Although I’m sure that I’ve written these types of articles before, I felt like writing another one.
This was mostly because, ever since I got back into reading regularly a few months ago, I’ve sometimes found myself missing all of the films and TV shows that I used to watch back when I didn’t read regularly (but don’t really have time for these days, due to reading books).
So, I thought that I’d list three of the many reasons why books are better than film and TV.
1) More freedom: One of the great things about novels is that they have more creative freedom than films and TV shows do. In other words, they’re usually only written by one person, they only use words and they don’t have to pass a censor before they are published. This lends novels a sense of individuality and creativity that films and TV shows can often lack.
Only having one author means that a novel isn’t really “designed by committee” in the way that many TV shows and films are. In other words, a novel is usually the creative vision of one person – they get to shape the story’s world, how the reader “sees” the world etc… in a way that isn’t really practical in film and television. Likewise, because novels don’t cost millions to make, there’s less of a need to appeal to the most mainstream audience possible for financial reasons (which, for example, can lead to films becoming more generic).
Plus, since novels only use words, they aren’t constrained by the practical problems that films/TV shows have. In other words, if a writer wants to write about somewhere spectacular or something spectacular, they can just write about it. They don’t have to build elaborate sets or worry about the special effects budget. As such, there’s a sense that literally anything can happen in a novel. That even the most “low budget” of novels can do things that even mid-budget films or TV shows could only dream of.
Not only that, unlike film and television, novels don’t have to pass a censor. For example, although film/TV censorship in the UK is less strict than it used to be, the censors have been known to enforce bizarre or over-protective rules in the past (eg: they pretty much banned the depiction of various martial arts weapons in films between about 1979-1999).
Likewise, many US TV shows sometimes have to follow absurdly strict censorship rules (eg: even in a “gritty” TV show like “24”, the main character cannot utter any profanity stronger than “damn”).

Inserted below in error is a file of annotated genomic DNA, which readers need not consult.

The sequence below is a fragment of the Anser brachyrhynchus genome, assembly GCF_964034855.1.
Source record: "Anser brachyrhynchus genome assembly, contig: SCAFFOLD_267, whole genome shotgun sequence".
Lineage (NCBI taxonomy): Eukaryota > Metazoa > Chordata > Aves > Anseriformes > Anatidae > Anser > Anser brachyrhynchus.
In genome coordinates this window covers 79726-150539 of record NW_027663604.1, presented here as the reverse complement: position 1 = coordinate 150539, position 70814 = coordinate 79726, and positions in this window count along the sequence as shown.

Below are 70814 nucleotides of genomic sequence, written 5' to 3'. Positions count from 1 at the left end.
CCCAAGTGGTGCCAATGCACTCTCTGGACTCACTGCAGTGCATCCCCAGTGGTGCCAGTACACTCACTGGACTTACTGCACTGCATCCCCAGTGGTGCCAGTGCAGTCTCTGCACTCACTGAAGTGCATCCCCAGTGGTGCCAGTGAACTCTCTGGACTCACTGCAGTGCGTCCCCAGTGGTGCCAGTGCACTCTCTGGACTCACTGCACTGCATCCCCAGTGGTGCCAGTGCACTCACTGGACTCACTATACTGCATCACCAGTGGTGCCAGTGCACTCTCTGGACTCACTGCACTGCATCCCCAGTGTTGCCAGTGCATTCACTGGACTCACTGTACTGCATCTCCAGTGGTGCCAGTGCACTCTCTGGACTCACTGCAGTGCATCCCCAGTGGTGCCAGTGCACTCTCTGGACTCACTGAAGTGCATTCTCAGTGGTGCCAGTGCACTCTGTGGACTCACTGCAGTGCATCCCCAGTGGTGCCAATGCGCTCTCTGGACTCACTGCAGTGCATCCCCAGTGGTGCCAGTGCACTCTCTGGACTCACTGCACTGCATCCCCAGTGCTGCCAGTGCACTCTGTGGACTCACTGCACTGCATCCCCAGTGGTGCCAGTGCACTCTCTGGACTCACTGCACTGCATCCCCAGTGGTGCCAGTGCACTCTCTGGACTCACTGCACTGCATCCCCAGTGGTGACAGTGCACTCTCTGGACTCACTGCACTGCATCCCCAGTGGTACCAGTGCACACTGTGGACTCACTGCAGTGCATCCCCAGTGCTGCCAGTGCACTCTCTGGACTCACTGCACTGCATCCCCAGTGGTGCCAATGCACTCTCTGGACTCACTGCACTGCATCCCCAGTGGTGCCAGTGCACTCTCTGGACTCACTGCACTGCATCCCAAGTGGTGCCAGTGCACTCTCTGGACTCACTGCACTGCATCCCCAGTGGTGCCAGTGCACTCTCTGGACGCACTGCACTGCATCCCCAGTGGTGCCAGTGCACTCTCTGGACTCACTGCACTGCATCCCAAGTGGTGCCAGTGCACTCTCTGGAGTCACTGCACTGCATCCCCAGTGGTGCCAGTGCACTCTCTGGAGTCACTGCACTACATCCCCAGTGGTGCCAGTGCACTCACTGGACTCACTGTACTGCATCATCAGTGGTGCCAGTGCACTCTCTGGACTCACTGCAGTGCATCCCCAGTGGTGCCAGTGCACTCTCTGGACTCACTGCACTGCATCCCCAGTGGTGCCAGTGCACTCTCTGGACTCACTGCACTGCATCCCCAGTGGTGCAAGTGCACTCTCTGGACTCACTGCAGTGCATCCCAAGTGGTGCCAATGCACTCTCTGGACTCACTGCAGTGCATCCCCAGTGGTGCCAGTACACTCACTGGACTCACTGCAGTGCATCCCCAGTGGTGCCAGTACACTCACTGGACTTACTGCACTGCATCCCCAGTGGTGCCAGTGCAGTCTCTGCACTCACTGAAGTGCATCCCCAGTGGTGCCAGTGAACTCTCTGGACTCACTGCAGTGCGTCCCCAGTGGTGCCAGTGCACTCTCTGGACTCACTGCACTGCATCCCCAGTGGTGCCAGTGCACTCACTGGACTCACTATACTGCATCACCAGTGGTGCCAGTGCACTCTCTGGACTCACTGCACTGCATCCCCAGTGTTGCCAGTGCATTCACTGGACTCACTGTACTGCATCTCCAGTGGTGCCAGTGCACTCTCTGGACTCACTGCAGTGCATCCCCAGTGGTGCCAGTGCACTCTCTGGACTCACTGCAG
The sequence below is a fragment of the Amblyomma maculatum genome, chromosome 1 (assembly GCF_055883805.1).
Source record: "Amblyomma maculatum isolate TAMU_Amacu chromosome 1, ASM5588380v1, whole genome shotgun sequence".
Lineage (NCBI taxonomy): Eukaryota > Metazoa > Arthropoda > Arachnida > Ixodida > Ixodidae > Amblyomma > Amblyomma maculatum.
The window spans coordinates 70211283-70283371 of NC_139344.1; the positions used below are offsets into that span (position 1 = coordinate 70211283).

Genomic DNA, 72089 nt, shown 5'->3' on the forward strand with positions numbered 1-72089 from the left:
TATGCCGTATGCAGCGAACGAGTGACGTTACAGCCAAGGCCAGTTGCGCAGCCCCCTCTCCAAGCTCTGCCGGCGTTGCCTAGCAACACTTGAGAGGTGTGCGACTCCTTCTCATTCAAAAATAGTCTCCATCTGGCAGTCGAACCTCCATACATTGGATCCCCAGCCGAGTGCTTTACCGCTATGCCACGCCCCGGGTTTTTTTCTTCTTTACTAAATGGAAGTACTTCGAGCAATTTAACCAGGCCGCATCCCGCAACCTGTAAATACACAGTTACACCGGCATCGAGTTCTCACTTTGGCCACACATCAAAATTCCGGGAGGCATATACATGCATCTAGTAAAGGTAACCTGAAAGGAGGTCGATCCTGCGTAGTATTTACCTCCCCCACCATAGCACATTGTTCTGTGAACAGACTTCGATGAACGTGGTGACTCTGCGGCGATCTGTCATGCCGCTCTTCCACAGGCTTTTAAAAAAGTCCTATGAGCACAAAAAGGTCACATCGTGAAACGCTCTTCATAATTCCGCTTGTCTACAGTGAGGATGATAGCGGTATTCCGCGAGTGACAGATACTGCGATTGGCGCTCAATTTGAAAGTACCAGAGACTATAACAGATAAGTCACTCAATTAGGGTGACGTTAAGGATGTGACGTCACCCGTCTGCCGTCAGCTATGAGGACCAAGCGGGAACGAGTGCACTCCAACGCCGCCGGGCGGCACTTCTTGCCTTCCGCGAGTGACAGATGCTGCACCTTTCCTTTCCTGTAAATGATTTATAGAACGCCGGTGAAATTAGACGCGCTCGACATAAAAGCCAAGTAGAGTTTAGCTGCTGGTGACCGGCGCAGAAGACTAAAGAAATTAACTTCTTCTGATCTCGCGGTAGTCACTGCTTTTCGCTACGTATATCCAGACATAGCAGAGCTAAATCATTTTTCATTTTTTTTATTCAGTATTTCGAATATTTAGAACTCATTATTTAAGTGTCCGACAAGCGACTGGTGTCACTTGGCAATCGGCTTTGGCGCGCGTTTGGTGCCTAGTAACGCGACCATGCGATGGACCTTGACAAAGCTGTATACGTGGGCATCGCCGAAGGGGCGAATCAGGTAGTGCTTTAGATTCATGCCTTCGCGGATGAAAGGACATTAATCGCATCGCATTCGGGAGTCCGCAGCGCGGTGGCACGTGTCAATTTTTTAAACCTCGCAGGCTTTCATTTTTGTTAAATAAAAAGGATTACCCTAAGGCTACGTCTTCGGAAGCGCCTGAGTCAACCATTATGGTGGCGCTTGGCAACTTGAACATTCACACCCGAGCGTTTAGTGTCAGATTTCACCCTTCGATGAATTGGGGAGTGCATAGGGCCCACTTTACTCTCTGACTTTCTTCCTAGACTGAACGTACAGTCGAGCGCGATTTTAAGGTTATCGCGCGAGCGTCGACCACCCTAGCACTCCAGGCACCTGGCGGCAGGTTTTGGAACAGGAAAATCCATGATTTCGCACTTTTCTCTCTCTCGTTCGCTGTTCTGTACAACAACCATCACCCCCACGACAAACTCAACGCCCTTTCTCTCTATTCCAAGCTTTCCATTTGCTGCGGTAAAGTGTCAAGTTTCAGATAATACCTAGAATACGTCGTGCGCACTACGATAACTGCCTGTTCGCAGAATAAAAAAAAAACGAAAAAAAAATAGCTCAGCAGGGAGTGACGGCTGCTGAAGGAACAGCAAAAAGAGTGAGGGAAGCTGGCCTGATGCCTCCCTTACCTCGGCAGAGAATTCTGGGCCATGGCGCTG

But, thanks to both the Lady Chatterley trial in the UK and the American first amendment, readers and writers do not have to suffer any of these patronising restrictions. In other words, books are one of the few artforms that respects both the author and the audience enough to let them make up their own mind about everything – free from the controlling influence of a censor.
2) It’s like a boxset, but better: One interesting thing I noticed about the ancient Egypt-themed novel I’m reading at the moment (“Nefertiti” by Michelle Moran) is that, even though it started rather slowly, it eventually started to remind me of when I’d watched a DVD boxset of HBO’s “Rome” TV series about five years ago. It had the same vivid historical immersion, depth and gripping drama.
But, I don’t have to read it in fixed one-hour instalments. The story moves as fast as I can read it. I have the freedom to allow my imagination to work out what all of the interesting locations look like. I can quite literally see what the main character is thinking and feeling. The characters are characters, rather than famous actors. I don’t have to sit through an annoying unskippable copyright warning every time I open the book. I can experience the author’s unique narrative voice. I could probably go on for a while….
I also suddenly realised that one of the reasons why I watched so many DVD boxsets during the 3-4 years that I didn’t read regularly was because they offered an experience that is a little bit like reading a book. However, it comes with all sorts of limitations that books don’t have. So, yes, books are like boxsets – but better. Plus, of course, even second-hand, books are often cheaper than DVD boxsets too 🙂
3) They stand the test of time: One of the cool things I noticed when I got back into reading regularly is that I could occasionally read books (like “The Maltese Falcon“) that were written when film was still a developing medium and television was a lot less popular. And the stories are just as vivid as a modern novel. Now, compare this to, say, a grainy old B&W film that could only use whatever limited effects etc.. were available at the time.
Plus, when I’ve bought old second-hand copies of horror novels that were printed during the 1970s/80s, they’re still just as readable today as they were when they were first published.
On the other hand, if I found an old VHS tape that was from the 1980s, I’d have nothing to play it on (so, I’d have to see if it was available on DVD) and, even if my VCR still worked, then the tape would have degraded over time. Whereas, an old book is still just as readable now as it was when it was first printed. And it’s kind of cool to enjoy something that was entertaining people 30-40 years ago and not only still exists but still functions perfectly too!
In other words, books have a timelessness about them that film and television really don’t have. They have more of a sense of history. They run on very reliable technology (eg: paper) that can easily withstand years of use or disuse. Plus, of course, the underlying “mechanics” of books (eg: letters, words, sentences etc..) have remained relatively unchanged for years – compared to the constant changes in technology surrounding film, TV etc…
Anyway, I hope that this was useful 🙂